Glucagon like peptide-1 (GLP-1) is one of the gastrointestinal peptides implicated in glycaemic homeostasis. In
non-obese individuals with normal glucose tolerance GLP-1 is secreted in response to nutrient intake. However, this GLP-
1 response is generally accepted to be significantly diminished in those with diabetes, obesity or both.
Given that GLP-1 is secreted from enteroendocrine L cells in the intestine, it is not surprising that manipulation of the gastro-
intestinal tract has been shown to alter GLP-1 secretion; particularly when this intestinal manipulation is designed to
aid weight reduction. GLP-1 dynamics are altered by bariatric surgery, with an improved secretory response to nutrient intake.
However, there remains debate on the mechanisms responsible for the alterations in GLP-1 dynamics.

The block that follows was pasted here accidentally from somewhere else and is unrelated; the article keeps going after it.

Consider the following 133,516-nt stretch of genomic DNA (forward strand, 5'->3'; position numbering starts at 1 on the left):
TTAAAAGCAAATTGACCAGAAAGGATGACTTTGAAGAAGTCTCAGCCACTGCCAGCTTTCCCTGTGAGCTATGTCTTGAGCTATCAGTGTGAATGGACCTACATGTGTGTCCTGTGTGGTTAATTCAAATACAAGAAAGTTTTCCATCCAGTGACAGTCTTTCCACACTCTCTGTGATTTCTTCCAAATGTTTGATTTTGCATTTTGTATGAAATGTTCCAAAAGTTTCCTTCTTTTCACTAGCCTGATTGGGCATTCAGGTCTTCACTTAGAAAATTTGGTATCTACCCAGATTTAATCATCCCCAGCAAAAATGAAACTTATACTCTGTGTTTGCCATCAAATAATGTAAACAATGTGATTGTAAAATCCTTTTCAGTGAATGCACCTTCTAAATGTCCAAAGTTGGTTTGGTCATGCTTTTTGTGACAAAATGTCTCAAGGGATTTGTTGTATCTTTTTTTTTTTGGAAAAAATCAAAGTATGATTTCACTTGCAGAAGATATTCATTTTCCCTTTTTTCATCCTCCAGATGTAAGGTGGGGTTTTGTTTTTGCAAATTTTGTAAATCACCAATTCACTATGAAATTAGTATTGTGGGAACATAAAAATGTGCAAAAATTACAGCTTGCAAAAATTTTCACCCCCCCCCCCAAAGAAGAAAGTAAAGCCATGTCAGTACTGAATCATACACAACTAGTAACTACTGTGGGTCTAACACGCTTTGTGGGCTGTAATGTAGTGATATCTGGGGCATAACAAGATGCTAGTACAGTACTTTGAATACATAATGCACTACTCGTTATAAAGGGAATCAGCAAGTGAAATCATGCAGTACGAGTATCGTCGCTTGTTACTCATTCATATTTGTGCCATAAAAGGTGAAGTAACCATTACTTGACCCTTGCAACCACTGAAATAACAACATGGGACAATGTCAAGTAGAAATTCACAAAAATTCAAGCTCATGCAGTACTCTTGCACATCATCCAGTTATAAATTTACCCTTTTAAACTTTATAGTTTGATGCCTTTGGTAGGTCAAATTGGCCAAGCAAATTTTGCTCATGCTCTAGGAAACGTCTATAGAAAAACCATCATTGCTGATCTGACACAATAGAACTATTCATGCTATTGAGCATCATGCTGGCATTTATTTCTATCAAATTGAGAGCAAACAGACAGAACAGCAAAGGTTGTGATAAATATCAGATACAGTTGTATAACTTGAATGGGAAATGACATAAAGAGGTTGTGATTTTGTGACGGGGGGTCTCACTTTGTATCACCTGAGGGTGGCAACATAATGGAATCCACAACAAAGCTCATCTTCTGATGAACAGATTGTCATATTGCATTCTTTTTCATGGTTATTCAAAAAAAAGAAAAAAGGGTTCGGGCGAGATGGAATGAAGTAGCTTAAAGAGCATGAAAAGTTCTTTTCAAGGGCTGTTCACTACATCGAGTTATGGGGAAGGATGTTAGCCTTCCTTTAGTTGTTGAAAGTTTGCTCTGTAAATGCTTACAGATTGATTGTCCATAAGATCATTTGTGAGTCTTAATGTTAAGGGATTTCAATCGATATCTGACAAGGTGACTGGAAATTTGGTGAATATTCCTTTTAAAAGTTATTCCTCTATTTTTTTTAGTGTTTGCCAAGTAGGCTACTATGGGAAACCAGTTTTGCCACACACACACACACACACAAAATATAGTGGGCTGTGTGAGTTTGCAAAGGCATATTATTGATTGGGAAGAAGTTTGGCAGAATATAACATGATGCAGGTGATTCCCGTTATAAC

Here we review the evidence for GLP-1 dynamics after Roux-en-Y gastric bpyass (RYGB), adjustable gastric banding
(AGB), biliopancreatic diversion (BPD) and sleeve gastrectomy (SG), and make comparisons between modalities. In addition,
we review the potential mechanisms underlying these dynamics, other molecules that may add to the “incretin effect”
and other possible roles for GLP-1 following bariatric surgery. Finally, we will offer our critique of the evidence
Keywords: Bariatric surgery, Glucagon-like peptide-1, GLP-1, Incretins, glucose tolerance, sleeve gastrectomy, Biliopancreatic diversion, adjustable gastric banding, Roux-en-Y gastric bpyass, duodenal switch , homeostasis.
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